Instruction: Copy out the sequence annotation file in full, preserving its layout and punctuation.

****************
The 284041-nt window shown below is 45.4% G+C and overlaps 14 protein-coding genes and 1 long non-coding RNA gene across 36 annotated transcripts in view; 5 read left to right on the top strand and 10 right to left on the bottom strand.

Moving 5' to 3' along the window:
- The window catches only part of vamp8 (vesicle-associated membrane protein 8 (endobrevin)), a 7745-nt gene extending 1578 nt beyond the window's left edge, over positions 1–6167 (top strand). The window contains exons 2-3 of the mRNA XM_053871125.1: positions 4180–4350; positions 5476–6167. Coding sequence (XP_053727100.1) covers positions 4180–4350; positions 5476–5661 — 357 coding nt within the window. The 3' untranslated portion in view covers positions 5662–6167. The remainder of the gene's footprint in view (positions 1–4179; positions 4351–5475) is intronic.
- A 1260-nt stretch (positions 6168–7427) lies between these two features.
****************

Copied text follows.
The 284041-nt window shown below is 45.4% G+C and overlaps 14 protein-coding genes and 1 long non-coding RNA gene across 36 annotated transcripts in view; 5 read left to right on the top strand and 10 right to left on the bottom strand.

Moving 5' to 3' along the window:
- The window catches only part of vamp8 (vesicle-associated membrane protein 8 (endobrevin)), a 7745-nt gene extending 1578 nt beyond the window's left edge, over positions 1–6167 (top strand). The window contains exons 2-3 of the mRNA XM_053871125.1: positions 4180–4350; positions 5476–6167. Coding sequence (XP_053727100.1) covers positions 4180–4350; positions 5476–5661 — 357 coding nt within the window. The 3' untranslated portion in view covers positions 5662–6167. The remainder of the gene's footprint in view (positions 1–4179; positions 4351–5475) is intronic.
- A 1260-nt stretch (positions 6168–7427) lies between these two features.